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The Sundance School - established 1977

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The weather is an important part of our daily lives. Is it cold outside? Will it rain today? Do I need to bring my umbrella to work? Will my plants be okay if it freezes tonight? 

The climate is also important to our lives. Will it be a snowy winter? Will the rainy season affect a farmer’s crops? How will climate change affect our weather?

What is the difference between the weather and climate? Weather is the term used to describe specific events—like a rainstorm or a hot day—that happen over a few hours, days or weeks. The word climate describes the average weather conditions in a place over 30 years or more.

Global Climate Change: According to NASA and most scientists in the field of Meteorology (the study of weather) and Climatology (the study of Climate), the Earth is getting warmer.


Read more about weather and climate at https://scijinks.gov/weather-v-climate/



The Water Cycle

How does the water cycle work?  Evaporation, Condensation, Precipitation, Collection.

Evaporation: The Sun heats up the water on the Earth. The water changes into a gas called water vapor. The water vapor rises into the air.

Condensation: The air above the Earth is cold. The water vapor changes into tiny droplets of water or ice crystals, and creates a cloud. When the tiny  water droplets join together they create bigger droplets and the clouds get heavier.

Precipitation: Once the cloud is heavy enough, gravity takes over and pulls the water back to Earth in the form of rain, snow, or hail. And the process starts all over again.


Read more about precipitation at: https://scijinks.gov/precipitation/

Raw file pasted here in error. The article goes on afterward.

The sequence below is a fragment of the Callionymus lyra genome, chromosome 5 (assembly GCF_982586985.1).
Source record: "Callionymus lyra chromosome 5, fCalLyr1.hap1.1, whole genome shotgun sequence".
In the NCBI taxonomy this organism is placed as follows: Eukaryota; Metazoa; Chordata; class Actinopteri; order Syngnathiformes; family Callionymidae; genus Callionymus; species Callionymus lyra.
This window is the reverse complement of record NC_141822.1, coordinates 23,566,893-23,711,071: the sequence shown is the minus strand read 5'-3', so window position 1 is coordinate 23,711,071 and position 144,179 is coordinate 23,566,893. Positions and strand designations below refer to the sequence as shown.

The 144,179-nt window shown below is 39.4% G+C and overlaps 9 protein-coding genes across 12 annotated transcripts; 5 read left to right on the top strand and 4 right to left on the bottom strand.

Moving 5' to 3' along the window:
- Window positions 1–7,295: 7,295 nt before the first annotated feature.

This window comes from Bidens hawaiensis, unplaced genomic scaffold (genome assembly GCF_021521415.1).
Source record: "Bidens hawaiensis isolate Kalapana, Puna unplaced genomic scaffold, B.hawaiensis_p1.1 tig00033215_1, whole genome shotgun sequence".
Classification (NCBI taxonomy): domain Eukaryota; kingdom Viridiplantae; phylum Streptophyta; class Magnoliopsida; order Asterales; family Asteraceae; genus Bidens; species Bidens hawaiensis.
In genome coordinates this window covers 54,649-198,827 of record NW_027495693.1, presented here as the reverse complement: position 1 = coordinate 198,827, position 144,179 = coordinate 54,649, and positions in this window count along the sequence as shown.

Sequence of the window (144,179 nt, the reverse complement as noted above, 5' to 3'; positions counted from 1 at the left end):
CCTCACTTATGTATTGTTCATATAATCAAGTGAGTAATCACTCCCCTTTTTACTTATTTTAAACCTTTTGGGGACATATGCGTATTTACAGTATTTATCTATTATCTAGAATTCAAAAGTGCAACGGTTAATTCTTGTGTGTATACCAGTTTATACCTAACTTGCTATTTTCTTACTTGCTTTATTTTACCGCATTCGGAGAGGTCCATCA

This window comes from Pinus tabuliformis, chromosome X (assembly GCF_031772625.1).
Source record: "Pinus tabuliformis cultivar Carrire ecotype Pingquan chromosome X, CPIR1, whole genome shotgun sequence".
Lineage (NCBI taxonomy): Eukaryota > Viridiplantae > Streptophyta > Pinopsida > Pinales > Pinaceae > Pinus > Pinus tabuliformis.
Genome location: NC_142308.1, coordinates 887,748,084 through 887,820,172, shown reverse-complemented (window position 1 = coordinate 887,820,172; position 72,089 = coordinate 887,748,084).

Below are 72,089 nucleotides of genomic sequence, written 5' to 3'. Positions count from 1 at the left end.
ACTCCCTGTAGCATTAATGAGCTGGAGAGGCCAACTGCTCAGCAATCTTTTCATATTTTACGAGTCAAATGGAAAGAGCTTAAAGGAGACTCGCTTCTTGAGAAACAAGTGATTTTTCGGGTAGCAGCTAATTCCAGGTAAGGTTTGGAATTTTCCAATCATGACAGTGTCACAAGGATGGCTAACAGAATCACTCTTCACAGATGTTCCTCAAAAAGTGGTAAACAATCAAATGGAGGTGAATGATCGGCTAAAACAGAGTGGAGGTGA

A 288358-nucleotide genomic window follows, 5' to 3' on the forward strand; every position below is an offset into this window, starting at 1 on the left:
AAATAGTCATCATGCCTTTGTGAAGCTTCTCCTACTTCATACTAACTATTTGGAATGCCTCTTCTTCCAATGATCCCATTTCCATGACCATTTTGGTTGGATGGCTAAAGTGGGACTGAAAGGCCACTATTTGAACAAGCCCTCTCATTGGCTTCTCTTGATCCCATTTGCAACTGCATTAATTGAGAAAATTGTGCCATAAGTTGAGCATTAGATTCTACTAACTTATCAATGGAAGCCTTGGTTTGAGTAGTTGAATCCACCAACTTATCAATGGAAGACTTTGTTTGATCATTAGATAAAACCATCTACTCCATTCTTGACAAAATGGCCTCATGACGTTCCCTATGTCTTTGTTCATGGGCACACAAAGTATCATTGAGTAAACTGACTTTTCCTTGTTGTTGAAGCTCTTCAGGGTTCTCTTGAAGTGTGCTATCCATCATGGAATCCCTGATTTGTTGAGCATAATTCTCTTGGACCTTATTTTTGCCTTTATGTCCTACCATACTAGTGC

Precipitation simulation game: https://scijinks.gov/precipitation-type/

VIDEO about hurricanes: https://scijinks.gov/hurricane/

Hurricane simulation game https://scijinks.gov/hurricane-simulation/


Clouds are large groups of tiny water droplets (vapor). Without clouds it wouldn’t rain or snow! 

Clouds are divided into 4 categories:

Cirriform clouds: These are high, wispy, whitish clouds that form in a low pressure area. They usually appear before the advance of a storm.

Cumuliform clouds:  These are detached clouds that look white and fluffy. The base of the cloud can be flat.

Stratiform clouds: These clouds are broad and wide spread appearing like a blanket.

Nimbo form clouds: These clouds can be large and are known to combine the other three clouds forms. These clouds are rain clouds.



Check Out Our Second Graders Learning About Clouds!


CHALLENGE QUESTION: What do you think will happen if it rains where there is air pollution or dirty oceans or rivers?

Rain in a Jar

You will need a jar, a lid of some kind, ice and hot water. Place the hot water in the jar and place a lid on top. Put the ice on top of the lid and watch the evaporation occur. When the water vapor rises and touches the cold lid, condensation appears. If the condensation is “heavy” enough it will start to drip back down—precipitation.


Cloud in a Jar

Take the jar of water and explain that the water represents the air outside. Squirt some shaving cream on the top of the jar. The shaving cream represents the clouds. Now with a pipette drop watercolor or food coloring into the shaving cream. Eventually “the cloud” is saturated enough that it will rain. What do you see?


Tornado Tube